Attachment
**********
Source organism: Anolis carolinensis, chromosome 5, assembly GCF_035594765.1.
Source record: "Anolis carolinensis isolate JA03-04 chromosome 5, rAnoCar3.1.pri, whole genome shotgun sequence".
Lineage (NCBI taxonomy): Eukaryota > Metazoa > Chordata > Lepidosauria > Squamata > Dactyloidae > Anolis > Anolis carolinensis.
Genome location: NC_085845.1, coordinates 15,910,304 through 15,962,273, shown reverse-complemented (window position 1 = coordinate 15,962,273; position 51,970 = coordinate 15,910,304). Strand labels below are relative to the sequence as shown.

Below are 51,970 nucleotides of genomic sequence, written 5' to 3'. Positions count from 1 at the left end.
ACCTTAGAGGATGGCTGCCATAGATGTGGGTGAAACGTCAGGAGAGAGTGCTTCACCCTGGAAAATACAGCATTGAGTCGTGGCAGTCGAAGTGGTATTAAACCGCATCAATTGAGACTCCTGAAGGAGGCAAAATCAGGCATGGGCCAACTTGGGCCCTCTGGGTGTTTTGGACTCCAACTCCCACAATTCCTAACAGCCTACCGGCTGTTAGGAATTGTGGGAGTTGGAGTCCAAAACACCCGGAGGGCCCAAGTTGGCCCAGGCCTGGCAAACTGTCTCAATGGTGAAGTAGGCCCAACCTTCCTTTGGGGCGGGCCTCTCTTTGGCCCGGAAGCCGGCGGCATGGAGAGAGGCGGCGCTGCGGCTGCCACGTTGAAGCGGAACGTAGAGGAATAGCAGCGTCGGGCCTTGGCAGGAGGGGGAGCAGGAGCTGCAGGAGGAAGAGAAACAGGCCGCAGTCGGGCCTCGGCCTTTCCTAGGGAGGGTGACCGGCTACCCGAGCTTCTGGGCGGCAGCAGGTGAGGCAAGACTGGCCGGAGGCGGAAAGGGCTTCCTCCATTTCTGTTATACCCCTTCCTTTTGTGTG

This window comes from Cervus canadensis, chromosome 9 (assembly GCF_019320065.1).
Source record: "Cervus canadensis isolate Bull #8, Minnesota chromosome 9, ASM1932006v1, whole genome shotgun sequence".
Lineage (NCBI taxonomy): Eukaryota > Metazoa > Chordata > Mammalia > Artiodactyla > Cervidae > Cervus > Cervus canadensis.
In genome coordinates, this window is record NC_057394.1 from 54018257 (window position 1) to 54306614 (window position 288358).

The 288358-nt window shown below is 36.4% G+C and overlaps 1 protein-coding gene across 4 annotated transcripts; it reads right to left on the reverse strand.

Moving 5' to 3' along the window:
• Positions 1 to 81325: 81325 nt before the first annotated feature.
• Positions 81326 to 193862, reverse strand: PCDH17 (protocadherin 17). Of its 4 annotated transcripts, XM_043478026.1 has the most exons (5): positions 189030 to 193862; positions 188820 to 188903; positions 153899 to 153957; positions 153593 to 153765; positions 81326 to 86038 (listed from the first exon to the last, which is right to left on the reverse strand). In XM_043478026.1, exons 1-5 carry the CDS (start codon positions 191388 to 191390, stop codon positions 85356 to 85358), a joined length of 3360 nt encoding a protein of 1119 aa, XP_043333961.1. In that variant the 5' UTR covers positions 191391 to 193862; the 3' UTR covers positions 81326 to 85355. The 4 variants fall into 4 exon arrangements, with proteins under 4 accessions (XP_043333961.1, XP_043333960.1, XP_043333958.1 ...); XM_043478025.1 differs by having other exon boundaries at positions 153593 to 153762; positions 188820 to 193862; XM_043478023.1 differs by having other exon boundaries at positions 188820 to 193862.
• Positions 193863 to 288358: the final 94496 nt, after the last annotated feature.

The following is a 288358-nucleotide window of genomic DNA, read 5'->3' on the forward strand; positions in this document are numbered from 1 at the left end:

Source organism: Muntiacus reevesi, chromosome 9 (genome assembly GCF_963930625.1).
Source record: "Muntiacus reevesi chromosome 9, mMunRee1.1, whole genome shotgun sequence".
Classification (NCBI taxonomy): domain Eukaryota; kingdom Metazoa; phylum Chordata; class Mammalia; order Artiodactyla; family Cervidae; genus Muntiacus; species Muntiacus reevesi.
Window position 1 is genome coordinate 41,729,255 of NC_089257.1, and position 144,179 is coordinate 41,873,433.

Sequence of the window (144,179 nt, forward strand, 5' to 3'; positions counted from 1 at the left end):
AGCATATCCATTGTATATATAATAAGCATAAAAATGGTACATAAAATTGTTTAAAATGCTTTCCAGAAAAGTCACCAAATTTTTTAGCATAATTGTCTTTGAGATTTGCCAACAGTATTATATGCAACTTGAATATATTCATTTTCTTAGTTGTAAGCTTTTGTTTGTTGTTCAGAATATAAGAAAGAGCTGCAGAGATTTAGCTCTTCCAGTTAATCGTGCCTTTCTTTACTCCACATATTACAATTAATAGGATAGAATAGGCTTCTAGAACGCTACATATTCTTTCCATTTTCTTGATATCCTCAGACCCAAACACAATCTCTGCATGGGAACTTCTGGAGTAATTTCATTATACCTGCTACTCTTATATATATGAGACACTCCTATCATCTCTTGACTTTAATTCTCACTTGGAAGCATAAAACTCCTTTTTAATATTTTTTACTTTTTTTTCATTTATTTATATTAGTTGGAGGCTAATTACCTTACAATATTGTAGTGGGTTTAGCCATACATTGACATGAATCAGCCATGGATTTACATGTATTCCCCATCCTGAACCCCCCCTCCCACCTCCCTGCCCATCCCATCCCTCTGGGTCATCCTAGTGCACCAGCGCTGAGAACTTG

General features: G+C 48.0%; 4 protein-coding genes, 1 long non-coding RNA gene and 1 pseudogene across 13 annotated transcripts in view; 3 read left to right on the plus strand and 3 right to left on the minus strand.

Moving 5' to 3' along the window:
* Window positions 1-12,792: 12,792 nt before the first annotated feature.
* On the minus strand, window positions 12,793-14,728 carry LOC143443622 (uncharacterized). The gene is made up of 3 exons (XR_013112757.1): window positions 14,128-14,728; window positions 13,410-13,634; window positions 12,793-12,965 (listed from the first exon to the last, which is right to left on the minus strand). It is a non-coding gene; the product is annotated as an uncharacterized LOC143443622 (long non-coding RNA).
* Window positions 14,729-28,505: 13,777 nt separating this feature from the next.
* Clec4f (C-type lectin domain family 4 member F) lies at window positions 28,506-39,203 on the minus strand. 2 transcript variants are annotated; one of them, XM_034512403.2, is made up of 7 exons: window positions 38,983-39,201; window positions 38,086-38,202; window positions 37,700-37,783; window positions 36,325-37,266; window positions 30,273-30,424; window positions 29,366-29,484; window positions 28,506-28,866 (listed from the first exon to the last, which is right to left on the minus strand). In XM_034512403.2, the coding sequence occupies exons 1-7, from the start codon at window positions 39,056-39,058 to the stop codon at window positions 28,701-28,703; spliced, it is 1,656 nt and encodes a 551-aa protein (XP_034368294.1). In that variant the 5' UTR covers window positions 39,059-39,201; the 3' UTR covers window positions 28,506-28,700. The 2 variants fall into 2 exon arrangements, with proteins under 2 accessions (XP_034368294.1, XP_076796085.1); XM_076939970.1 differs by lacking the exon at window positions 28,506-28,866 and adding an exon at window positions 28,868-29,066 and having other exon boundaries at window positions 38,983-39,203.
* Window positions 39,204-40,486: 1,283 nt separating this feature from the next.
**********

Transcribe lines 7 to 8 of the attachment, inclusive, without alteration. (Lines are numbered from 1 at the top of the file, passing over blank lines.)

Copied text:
This window comes from Cervus canadensis, chromosome 9 (assembly GCF_019320065.1).
Source record: "Cervus canadensis isolate Bull #8, Minnesota chromosome 9, ASM1932006v1, whole genome shotgun sequence".